I ONLY WANT HIM WHEN HE SMELLS LIKE WHISKEY & CAMELS
When he's just steel plucked
new calluses into his fingers.
I want to jar every chord that blooms
into the next room on only
neurons, spit, and calcium. I can't get
enough of it. I wanna fuck him
to the reverb. Conduct his symphony.
Bud from the demise. I wanna sip soft
morning light from his pale
champagne eyelids. Lick the sleep
from his poppy fields. It makes me so moonlit
forgetful, daffodil laughter dripping
pink and canary from my blackberry
winter lips. I only want
him in hollowed halls, when he's
void-shaped and I'm plasma
untouchable. I'm a drunk, and he's a wet
glass of gin. We fit together in ways I don't
think other people ever have.
What a beautiful morning
to leave on the porch bulb, light a
cigarette, pour his ghost a glass,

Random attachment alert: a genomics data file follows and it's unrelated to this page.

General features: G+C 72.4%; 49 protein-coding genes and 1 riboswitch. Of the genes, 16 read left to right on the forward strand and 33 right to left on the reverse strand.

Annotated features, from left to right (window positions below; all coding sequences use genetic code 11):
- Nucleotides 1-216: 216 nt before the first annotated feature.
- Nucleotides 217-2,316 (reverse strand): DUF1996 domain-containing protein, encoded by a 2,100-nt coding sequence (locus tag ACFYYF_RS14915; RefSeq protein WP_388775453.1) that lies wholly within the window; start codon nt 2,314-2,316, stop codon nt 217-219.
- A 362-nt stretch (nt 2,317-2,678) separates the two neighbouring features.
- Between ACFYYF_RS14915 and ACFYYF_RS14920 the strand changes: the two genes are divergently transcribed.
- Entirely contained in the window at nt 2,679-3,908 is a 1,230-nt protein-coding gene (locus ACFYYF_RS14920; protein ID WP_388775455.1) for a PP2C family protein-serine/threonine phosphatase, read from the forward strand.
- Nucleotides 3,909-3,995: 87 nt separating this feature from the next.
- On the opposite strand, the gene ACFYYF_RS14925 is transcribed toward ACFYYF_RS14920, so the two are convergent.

and flourish in fitful lunacy.
WHAT THE AFTERMATH MIGHT HAVE LOOKED LIKE HAD I NOT STEPPED OUT OF THAT CAB
In this poem, the cab pulls up
to the Holiday Inn. The Australian
gets out, finds an American
woman who will actually fuck him.
The girl uses her mouth,
tells the driver, Keep going.
The groom from the second-floor
bachelor party sleeps alone
the night before his wedding,
dick flaccid, hands statuesque.
The girl, safely home, sheds
her white and marigold dress
to moonlight instead of up
against morning's brash knuckles.
She folds it into the trash with
the last handful of her adulterous
ex's guitar picks, hazel
clippings—not because they are
spoiled. She has simply
outgrown them. This is the poem
where she does not wilt in the end.
She blossoms helianthus
from her chasmed canary throat.